One of the unfortunate things about the independence referendum debate is that it did not help us clarify the most likely outcome: the offer of more powers commonly known as devo max. For some, this refers to the idea of devolving everything except foreign and defence policy.
The idea of devo max suggests that Scotland could join up taxation and spending decisions. You decide who to raise taxes from, in what mix, and how much you want to borrow to fund capital programmes. You decide which services and which people should benefit from the distribution of that income. You can also try to use one lever to have an impact on another, for example by spending big on employment and training programmes with a view to saving money on benefits or gaining it in tax. Under devo max, it becomes clear who to blame if your taxes are too high or your benefits are too low.
It’s the currency again
But this just can’t happen to Scotland in any radical way if it remains part of the UK. There is a desire to maintain a degree of fiscal uniformity when two countries share a currency. There are high costs associated with setting up new (or boosting old) institutions to deal with the administration of a new tax regime. There is a desire to maintain a certain level of uniformity in taxes and benefits as part of a broad attachment to UK “social citizenship”. You would also risk flouting EU policies and aims by devolving the likes of corporation tax or VAT. At the very least, the Bank of England will remain in charge of monetary policy and the UK government will retain control of many fiscal policies.
I think most politicians, and many campaigners, know that devo max is not possible and was not offered during what was described on the front page of the Daily Record as “The Vow” in the final weeks of the referendum campaign. If you look at the proposals by the main UK parties in the preceding months, you find the greatest emphasis on devolving responsibility for income tax.
I have never heard a UK politician promise to assign oil tax revenue to Scotland. Instead we have heard the three leaders maintain a commitment to the Barnett formula, which sets the budget transfer levels for the UK “nations” outside England – something that could not survive under true devo max. This suggests the UK parties envision Scottish governments tinkering at the taxation margins while, on the whole, receiving their income from the Treasury. Whatever is agreed in this very short time scale may still be called devo max, but it will come to mean the maximum you will get, not the maximum you thought you could have.
We should also expect a political outcome, not a sensible one. In other words, the political leaders won’t always get together to work out what responsibilities complement each other, and what level of government is appropriate to what decision (if indeed that is possible). They won’t ask, what are the powers for? Instead it will depend on who holds the power, such as whichever party or coalition is in charge after next year’s UK general election. At least in part, it will be a question of what greater settlement will people in Scotland and the rest of the UK be content with. This is where the Scottish National Party will come in, presumably under the leadership of Nicola Sturgeon, who has announced her candidacy. It looks set to be part of negotiations. She and others in her party have already made clear that they will push as forcefully as possible for the maximum settlement, which will likely influence what Scotland will accept.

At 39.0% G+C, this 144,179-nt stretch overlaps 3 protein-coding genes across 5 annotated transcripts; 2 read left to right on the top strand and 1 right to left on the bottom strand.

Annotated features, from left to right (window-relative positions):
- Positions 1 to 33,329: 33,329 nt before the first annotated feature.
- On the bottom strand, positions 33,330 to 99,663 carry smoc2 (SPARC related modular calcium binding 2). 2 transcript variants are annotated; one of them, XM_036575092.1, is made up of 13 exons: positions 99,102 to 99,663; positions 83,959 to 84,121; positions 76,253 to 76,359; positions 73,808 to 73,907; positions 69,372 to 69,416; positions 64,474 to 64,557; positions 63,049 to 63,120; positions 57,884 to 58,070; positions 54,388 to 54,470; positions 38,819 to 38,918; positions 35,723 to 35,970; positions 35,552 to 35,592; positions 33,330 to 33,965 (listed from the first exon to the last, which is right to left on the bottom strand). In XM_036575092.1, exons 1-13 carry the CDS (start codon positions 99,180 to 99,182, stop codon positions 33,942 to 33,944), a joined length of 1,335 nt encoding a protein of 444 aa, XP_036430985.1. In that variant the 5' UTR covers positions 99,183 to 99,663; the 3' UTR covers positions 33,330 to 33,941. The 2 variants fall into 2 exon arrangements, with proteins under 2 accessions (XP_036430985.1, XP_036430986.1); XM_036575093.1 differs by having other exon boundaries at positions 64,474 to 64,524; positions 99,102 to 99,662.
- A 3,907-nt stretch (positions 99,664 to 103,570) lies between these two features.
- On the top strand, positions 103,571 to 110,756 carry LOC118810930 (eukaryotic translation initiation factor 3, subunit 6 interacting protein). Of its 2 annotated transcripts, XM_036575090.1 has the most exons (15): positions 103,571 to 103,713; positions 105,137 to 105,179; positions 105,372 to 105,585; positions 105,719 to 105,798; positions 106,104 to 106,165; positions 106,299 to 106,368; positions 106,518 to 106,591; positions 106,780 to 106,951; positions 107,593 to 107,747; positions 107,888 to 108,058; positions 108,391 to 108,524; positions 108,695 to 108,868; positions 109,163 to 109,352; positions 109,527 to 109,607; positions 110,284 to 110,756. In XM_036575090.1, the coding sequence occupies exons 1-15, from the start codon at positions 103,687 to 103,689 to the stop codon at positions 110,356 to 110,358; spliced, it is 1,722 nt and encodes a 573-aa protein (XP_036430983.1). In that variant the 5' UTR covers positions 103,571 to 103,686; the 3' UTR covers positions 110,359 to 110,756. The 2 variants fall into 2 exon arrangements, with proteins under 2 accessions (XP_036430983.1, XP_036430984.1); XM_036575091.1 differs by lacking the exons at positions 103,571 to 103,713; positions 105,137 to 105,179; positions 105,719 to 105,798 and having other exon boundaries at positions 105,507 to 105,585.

Sheep in wolves’ clothing?
Whatever exactly comes out of the Smith commission, we are likely to see the introduction of limited borrowing powers, extended beyond what will be permitted from next year, plus the devolution of some taxes, the biggest of which remains too electorally toxic to permit much adjustment (income tax). If we were being super-cynical, we might say that the UK will mostly devolve a tax that it expects Scotland not to use, while claiming that a Scottish government can raise taxes to fund more public services to satisfy an allegedly left-wing electorate.
It might also talk up the idea of the Scottish parliament becoming more accountable for the money it spends. But if most of the Scottish government budget is raised by the UK, and the Scottish government is destined to tinker at the margins and remains integrated within a UK regime, how can you hold it accountable for its tax and spending regime? It seems only a little more plausible than holding local authorities to account for their council tax rates.
If Scotland wants more than that, we could (but probably won’t) explore the idea of a strategy of sharing powers. This might involve the the Scottish government signalling to the treasury its desire to pursue distinctive policies (on employment, childcare, and/or a higher minimum wage) and seek the financial rewards/punishments if they work out. Or it might seek equivalent funding when its policies have an effect on UK benefits. In either case, the power would be held by London but transferred on an ad hoc basis.
Energy is worth mentioning here. The UK remains responsible for energy policy, but has effectively devolved some decisions to Scottish ministers. It has effectively accepted a Scottish veto on new nuclear power stations. And through devolving planning laws, it has essentially handed over the decision to allow or refuse fracking for unconventional oil and gas in Scotland, even though the UK still grants the drilling licences. This shows how Scottish powers can evolve in unexpected ways through overlapping devolved and reserved responsibilities.
The reality of the limits of future devolution are clearly going to come as a big disappointment to some, perhaps including some who voted No. The stance they adopt in response will be a matter for them.